Description: This home belonged to Thomas and Charity Rotch of Kendal (now Massillon), Ohio. Rotch, an early settler of the area, was a Quaker and a staunch abolitionist. The home features a secret staircase, which leads from the basement kitchen area to the second floor. It may have been used to hide fugitive slaves on the Underground Railroad. The home, which Rotch called Spring Hill, is on the National Register of Historic Places. The photograph measures 8.5" by 11" (22 by 28 cm). Thomas Rotch (1767-1823) also served as a correspondent for the Committee on Indian Concerns. His wife, Charity Rotch, established the Charity School of Kendal, one of Ohio's first vocational schools, with her estate. View on Ohio Memory. Image ID: Om3195_3806028_001 Subjects: Civil Liberties; Religion in Ohio; Architecture; Houses; Underground Railroad; National Register of Historic Places Places: Massillon (Ohio); Stark County (Ohio)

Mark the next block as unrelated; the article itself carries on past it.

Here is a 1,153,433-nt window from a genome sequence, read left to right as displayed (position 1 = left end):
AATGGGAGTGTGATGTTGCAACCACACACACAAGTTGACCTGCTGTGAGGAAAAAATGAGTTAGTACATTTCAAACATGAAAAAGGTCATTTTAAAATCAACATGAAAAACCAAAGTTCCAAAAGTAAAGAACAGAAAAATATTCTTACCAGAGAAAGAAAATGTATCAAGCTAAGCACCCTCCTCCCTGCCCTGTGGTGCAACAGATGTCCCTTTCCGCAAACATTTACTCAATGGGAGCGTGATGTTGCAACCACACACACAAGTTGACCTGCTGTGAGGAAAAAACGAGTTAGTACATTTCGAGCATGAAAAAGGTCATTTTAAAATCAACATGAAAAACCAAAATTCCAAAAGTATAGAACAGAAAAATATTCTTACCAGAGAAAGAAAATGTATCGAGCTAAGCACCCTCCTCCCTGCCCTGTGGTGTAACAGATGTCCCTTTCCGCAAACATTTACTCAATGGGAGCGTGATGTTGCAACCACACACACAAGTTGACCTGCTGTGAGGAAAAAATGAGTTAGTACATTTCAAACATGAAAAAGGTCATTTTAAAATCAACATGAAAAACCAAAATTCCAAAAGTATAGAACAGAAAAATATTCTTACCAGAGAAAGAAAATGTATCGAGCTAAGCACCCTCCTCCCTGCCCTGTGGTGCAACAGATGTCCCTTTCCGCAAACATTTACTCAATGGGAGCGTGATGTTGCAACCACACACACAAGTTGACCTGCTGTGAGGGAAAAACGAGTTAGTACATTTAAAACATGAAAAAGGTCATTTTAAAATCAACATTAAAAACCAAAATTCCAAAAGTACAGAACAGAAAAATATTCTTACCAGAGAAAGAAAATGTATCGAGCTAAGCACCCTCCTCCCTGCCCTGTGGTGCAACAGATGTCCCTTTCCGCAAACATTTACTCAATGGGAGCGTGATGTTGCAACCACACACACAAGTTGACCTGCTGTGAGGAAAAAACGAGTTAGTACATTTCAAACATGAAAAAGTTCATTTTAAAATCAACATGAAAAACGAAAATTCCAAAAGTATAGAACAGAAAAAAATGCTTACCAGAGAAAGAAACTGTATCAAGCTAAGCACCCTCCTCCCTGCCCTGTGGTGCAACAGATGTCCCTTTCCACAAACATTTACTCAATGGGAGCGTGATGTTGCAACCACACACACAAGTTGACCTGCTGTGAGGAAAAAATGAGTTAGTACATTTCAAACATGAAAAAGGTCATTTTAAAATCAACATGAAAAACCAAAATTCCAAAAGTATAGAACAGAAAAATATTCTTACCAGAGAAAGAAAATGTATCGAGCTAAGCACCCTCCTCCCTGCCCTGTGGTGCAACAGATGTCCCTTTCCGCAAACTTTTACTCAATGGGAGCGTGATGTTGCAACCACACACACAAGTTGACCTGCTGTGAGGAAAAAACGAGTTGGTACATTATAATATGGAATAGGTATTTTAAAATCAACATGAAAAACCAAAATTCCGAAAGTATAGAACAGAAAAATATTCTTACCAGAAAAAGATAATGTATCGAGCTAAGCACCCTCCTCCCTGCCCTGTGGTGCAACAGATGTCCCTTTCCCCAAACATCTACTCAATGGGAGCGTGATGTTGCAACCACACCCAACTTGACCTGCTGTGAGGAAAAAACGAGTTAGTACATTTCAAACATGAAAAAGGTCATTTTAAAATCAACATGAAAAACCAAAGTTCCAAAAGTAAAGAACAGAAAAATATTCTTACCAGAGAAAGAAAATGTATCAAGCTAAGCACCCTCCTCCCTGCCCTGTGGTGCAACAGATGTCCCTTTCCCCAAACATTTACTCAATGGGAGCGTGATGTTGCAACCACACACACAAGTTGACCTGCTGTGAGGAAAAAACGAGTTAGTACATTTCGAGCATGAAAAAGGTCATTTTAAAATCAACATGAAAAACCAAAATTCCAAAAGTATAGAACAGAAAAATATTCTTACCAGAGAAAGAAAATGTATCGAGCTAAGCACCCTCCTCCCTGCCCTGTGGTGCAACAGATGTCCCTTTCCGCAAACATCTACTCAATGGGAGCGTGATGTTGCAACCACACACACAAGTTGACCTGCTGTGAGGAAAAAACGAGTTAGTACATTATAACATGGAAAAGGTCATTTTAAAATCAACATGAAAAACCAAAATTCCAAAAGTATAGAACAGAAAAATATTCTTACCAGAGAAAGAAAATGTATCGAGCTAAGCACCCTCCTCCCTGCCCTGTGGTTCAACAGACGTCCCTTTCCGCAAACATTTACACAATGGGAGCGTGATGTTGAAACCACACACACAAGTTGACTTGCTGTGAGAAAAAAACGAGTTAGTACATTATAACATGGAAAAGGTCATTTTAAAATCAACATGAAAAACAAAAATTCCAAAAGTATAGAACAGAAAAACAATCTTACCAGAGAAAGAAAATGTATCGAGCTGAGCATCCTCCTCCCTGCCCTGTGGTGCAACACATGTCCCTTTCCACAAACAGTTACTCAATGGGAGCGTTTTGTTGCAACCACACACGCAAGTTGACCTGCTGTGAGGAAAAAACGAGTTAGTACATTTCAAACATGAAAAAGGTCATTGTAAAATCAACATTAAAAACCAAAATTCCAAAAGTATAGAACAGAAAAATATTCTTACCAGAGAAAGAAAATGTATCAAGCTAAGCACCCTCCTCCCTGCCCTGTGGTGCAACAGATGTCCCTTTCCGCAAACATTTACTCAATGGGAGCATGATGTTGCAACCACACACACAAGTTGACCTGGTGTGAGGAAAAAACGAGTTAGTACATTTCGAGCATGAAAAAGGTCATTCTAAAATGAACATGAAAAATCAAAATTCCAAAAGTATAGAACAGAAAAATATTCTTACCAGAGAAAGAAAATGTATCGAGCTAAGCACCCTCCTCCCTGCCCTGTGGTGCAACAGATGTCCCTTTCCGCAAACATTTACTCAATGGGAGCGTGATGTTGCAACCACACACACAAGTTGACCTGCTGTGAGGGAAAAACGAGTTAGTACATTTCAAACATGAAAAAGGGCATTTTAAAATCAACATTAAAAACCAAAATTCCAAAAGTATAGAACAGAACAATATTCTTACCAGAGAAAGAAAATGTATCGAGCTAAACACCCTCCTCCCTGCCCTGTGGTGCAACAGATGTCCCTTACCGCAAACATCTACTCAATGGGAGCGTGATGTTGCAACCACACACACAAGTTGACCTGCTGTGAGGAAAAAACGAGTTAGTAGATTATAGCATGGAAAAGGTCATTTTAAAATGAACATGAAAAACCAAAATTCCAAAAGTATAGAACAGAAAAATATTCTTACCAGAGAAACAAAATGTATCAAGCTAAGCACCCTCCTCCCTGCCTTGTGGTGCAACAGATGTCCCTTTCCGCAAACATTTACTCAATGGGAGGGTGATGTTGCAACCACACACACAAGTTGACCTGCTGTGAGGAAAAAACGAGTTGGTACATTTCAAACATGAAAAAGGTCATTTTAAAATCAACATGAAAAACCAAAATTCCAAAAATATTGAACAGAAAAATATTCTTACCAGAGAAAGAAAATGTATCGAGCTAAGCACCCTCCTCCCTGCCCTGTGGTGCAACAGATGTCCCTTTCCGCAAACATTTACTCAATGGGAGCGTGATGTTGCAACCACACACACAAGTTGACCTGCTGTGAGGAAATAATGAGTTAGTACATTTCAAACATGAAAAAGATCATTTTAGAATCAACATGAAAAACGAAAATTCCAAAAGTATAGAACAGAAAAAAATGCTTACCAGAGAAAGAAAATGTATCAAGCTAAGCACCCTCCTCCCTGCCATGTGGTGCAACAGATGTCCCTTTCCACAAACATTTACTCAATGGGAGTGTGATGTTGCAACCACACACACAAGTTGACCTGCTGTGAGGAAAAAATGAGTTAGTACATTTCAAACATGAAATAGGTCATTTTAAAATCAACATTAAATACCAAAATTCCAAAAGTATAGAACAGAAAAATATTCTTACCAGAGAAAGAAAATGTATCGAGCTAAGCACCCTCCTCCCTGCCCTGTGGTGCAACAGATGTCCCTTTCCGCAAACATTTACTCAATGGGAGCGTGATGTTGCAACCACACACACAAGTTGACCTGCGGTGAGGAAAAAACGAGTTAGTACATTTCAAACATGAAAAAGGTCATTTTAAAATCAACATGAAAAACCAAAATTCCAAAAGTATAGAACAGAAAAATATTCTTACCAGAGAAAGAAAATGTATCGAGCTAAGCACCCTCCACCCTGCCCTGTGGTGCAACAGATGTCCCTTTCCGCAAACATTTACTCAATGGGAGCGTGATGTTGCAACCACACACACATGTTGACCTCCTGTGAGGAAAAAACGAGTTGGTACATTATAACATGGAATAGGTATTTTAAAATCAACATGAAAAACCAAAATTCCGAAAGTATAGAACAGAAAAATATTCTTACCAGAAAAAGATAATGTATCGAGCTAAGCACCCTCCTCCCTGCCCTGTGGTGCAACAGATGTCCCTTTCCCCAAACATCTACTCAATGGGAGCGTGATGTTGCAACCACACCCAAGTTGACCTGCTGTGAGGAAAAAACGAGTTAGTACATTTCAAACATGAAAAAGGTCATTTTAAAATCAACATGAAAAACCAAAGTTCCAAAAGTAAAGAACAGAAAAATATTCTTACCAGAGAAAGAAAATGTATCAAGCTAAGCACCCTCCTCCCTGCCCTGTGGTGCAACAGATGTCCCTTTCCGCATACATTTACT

Description: Two photographs document the law office of abolitionist Joshua Giddings. Born in Bradford County, Pennsylvania, Giddings (1795-1864) served in the War of 1812 and taught school before studying law under Elisha Whittlesey in Canfield, Ohio. He moved to Jefferson, Ohio, where he built his law office in 1823. Giddings' law office is listed on the National Register of Historic Places. The photographs are 8" x 10" (20.32 x 25.4 cm). Giddings served a term in the Ohio House of Representatives in 1826 and was elected to Congress in 1837. Throughout his twenty years in Congress, Giddings fought against slavery as a leading Radical Republican. In 1861, President Lincoln named Giddings consul-general to Canada, where he served until his death. Giddings' law partner Benjamin Wade was also a prominent abolitionist and presided over the Senate during the impeachment of President Andrew Johnson. View on Ohio Memory. Image ID: Om3176_3928638_001 Subjects: Civil Liberties; Architecture; Presidents and Politics; Giddings, Joshua R. (Joshua Reed), 1795-1864; National Register of Historic Places; Offices; Lawyers Places: Jefferson (Ohio); Ashtabula County (Ohio)